3) See 2
    4) See 2
    5) Launching an effective international ebook platform would be more useful in this regard (see mention re Kobo in 2)
    6) Madness, see 2

    No one will buy Borders. Some of its stores maybe, but the business is dying. Maybe it is better that way! Except for the workers of course!

  2. fjtorres3 January, 2011

    Some people have Amazon on the brain…
    If the bellhop comes looking for B&N, Riggle should tip the young man and promptly hang up.
    B&N buying Borders would be a singularly stupid move that would have Jeff Bezos dancing a jig if it came to pass.
    To illustrate: 20-some years ago, at the height of the workstation wars, third-place HP bought out Apollo Computer, an originator of the category that had fallen on hard times and into fourth place The combination instantly became the number one workstation vendor on the planet, by a slim margin. When queried about the competitive impact of the merger, Scott McNeely, SUN’s boss laughed and applauded the move. The way he put put it was that it made his easier; before the merger he had to worry about two competitors and now he only had one to worry about and one that woud spend the next year worrying more about the logistics of the merger than about competing with him. Indeed, within 3 months, SUN was outselling the combined HP and Apollo and they introduced an all-new architecture, SPARC, that put them ahead by a mile for the next decade. A few years later, HP did it again by buying number 2 DEC. It wasn’t until the internet bubble and its collapse that HP ever came close to competing with SUN.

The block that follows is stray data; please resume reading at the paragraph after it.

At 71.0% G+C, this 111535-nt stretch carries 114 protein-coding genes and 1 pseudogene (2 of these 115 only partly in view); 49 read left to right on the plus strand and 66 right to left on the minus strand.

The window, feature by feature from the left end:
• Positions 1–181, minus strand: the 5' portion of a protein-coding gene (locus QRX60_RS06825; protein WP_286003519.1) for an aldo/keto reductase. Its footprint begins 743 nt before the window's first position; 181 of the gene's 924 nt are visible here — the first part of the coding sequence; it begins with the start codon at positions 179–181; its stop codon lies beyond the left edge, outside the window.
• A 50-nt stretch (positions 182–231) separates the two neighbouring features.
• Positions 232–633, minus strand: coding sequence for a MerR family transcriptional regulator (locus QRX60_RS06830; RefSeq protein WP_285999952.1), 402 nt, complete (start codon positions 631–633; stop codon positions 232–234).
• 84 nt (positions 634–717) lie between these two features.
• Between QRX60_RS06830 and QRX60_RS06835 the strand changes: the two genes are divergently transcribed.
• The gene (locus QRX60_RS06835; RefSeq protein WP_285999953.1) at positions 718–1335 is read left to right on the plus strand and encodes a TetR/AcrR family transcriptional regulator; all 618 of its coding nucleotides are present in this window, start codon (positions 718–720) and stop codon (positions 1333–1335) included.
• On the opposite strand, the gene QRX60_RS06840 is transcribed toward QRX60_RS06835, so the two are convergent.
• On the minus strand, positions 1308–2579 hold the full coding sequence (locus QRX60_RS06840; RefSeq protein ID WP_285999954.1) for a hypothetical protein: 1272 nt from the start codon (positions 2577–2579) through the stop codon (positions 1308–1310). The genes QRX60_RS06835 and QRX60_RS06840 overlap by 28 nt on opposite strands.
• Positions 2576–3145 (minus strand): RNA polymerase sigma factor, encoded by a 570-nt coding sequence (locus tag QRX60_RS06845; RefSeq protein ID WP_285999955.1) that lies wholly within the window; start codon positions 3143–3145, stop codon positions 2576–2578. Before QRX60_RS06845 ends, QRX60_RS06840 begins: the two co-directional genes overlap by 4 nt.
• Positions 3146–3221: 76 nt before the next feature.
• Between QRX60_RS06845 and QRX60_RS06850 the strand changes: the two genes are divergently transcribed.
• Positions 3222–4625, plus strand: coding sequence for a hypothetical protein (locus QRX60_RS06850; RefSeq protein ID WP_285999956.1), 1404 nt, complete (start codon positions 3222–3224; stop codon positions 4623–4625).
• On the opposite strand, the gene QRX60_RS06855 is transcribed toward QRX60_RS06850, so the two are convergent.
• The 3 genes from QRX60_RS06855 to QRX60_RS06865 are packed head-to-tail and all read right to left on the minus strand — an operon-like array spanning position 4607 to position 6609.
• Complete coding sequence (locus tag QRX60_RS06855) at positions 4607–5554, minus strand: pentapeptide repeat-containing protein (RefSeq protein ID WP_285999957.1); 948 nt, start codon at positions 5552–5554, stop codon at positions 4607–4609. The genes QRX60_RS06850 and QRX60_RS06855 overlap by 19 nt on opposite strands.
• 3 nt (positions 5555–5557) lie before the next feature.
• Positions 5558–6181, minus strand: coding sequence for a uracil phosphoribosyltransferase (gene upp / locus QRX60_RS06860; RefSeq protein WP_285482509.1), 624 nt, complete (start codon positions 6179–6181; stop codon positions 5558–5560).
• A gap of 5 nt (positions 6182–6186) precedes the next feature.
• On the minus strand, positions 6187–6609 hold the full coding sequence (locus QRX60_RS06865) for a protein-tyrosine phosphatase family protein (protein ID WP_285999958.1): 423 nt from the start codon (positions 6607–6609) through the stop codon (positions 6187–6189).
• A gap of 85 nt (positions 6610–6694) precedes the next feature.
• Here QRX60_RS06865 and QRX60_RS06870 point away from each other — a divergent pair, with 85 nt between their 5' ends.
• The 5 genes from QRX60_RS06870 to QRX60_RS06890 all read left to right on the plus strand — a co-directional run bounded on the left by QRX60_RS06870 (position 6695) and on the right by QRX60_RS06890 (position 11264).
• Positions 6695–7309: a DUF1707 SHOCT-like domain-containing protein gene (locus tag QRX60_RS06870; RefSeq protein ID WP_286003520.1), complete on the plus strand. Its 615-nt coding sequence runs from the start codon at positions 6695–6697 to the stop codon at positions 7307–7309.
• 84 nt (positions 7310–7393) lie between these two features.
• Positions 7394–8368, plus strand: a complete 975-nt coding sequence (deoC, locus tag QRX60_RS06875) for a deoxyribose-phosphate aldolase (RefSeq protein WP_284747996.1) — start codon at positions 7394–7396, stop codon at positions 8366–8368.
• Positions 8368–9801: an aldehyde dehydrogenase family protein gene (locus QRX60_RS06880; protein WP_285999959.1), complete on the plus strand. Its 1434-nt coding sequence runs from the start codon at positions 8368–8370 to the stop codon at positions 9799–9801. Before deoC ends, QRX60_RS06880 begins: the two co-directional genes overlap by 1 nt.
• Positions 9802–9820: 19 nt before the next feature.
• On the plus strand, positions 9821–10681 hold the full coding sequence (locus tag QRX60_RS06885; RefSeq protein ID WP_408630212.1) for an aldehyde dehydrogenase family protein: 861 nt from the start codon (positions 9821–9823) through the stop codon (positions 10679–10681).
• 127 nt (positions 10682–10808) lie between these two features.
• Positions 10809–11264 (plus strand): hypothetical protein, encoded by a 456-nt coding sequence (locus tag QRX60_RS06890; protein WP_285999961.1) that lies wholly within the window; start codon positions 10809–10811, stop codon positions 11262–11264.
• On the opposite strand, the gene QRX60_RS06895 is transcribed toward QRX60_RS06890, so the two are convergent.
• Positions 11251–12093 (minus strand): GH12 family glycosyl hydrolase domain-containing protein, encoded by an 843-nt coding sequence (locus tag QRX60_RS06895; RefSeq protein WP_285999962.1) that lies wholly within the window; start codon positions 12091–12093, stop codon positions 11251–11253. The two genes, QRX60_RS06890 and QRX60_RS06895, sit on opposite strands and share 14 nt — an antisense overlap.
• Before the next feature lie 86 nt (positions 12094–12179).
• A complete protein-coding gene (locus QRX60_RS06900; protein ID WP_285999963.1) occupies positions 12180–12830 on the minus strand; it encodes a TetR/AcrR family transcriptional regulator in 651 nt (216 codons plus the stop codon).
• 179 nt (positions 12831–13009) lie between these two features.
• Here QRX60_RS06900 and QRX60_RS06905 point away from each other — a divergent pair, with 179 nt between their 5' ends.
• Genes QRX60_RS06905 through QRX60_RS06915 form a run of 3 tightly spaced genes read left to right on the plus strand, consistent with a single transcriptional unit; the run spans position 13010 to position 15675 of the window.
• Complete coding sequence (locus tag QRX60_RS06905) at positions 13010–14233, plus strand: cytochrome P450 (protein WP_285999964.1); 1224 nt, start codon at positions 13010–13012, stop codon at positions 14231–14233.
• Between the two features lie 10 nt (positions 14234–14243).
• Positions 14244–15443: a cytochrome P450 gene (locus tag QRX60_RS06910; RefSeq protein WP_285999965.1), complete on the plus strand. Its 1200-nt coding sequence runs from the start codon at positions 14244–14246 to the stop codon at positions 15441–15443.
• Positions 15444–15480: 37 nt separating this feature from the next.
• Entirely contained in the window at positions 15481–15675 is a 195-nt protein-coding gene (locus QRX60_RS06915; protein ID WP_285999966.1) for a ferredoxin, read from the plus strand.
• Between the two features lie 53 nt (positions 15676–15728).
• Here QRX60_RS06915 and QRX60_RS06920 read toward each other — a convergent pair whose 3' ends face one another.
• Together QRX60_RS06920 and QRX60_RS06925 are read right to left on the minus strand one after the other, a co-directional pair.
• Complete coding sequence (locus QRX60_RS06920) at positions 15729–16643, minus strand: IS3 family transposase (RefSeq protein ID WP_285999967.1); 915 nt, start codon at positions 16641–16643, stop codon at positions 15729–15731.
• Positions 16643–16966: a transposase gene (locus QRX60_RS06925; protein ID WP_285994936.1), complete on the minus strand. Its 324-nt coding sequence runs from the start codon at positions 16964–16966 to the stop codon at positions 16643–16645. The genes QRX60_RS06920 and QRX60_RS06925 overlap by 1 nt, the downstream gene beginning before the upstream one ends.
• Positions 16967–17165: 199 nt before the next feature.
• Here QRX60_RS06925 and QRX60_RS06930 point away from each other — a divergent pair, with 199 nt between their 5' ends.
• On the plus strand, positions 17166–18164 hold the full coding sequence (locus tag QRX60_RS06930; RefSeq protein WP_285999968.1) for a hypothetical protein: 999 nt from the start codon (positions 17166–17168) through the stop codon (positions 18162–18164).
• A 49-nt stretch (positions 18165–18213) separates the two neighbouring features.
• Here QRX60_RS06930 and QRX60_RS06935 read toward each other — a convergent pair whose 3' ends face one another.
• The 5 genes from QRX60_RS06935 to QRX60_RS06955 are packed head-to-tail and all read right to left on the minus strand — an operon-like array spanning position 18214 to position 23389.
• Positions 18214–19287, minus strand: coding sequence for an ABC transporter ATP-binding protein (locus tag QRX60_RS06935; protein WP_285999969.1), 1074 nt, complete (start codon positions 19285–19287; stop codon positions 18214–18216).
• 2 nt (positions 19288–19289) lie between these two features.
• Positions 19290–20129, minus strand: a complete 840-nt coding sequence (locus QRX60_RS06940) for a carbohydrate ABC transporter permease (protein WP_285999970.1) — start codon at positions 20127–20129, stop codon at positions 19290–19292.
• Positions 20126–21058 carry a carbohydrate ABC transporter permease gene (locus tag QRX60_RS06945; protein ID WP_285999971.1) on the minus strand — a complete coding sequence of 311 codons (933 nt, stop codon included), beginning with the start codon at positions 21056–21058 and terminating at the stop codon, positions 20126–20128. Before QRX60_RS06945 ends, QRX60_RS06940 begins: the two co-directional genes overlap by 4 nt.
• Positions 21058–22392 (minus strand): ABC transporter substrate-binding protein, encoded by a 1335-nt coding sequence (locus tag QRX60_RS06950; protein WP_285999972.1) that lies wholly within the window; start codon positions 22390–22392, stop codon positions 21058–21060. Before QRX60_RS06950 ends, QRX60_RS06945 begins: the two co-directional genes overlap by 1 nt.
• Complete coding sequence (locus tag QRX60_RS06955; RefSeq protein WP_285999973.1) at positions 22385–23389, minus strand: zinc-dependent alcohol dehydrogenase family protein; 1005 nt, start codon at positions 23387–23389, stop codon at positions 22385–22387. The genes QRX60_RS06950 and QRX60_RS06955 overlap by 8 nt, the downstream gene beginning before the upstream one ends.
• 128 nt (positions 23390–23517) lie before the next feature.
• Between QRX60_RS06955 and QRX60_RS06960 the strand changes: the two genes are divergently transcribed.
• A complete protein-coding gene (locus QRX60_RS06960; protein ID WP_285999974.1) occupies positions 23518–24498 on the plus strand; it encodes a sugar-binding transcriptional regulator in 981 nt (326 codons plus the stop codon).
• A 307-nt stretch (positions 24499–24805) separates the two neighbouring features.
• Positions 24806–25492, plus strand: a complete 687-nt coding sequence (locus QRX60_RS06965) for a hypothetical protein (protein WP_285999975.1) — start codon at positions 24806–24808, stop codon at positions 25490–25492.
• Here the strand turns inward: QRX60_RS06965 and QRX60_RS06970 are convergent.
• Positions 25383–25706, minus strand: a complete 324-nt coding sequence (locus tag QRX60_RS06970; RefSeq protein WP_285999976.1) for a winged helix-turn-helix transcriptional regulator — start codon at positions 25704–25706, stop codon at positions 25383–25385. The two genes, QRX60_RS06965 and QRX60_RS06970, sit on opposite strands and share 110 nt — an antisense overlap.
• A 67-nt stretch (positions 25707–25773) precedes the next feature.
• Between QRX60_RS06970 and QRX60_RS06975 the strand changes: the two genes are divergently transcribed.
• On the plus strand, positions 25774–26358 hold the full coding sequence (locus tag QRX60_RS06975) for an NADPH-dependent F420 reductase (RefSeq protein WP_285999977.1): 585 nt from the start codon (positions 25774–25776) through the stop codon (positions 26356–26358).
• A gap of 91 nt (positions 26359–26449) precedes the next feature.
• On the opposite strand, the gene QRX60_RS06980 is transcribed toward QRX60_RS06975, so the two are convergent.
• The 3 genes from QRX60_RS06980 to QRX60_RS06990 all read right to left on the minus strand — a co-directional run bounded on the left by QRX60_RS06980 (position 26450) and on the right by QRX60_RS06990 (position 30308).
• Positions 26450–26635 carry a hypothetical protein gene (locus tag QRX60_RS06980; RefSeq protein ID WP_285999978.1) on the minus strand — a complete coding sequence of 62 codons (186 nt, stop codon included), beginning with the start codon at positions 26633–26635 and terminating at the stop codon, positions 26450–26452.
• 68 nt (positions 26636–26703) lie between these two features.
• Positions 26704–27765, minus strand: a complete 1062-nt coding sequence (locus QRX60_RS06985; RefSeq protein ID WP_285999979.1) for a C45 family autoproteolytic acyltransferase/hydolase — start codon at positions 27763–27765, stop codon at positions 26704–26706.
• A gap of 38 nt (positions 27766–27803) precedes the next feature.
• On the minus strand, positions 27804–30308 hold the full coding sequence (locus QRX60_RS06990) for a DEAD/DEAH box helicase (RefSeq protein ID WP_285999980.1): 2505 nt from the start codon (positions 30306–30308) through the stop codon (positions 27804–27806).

Buying failing competitors is a classic prescription for corporate disaster even for industry leaders; for a struggling number two to take on a capsizing number three is corporate suicide.
    The last thing Riggle needs is the troops worrying about merging two disparate back-office operations, two sets of employees, two sets of expensive B&M locations; worrying about their job security and possible layoffs, instead of focusing on how to sell books, how to improve Nook, how to expand the Nook businesss internationally.
    Nothing would please Bezos more than to see B&N spend the bulk of 2011 dealing with financial issues from a merger instead of looking to expand Nook internationally.

    Borders has nothing B&N needs that they can’t get for free once Borders dies. B&N has cash flow issues of their own so the last thing they need is take on a money pit that will suck it dry. Instead, the most logical and cost-effective move for B&N is to go trolling for Borders *customers*, highlighting the FUD from the company’s financial troubles, painting Kobo/Borders as a failing ebook alternative.
    Far cheaper and easier.
    Helping Borders take Kobo down with it will free up a nice chunk of marketshare for free, too.

    And with Borders at risk, instead of looking to throw a lifeline to Sony, B&N would be better served by helping foreclose more B&M outlets from Sony and help grease the skids for Sony’s expected exit from the business.

    B&N should be spending its 2011 boosting its Nook business and expanding it internationally, not waste money taking on dead weight.

    When running from a hungry lion, the best survival strategy isn’t to try to outrun the lion; it’s to trip the guy running next to you. 😉

  3. fjtorres6 January, 2011

    From Reuters: Credit Suisse upgrades B&N stock on Borders woes.

    They expect B&N sales to improve by 18% (About US$400 million) if Borders starts closing stores.

    B&N has already warned publishers publicly that they expect any concessions they make to Borders will apply to *all* retailers. (Specifically themselves.) Of course, if *everybody* gets the same terms then Borders’ competitive position won’t change…

    Not that I *want* to see Borders go under but they’ve dug a massive hole for themselves and B&N will be only too happy to throw the dirt back in; on top of them.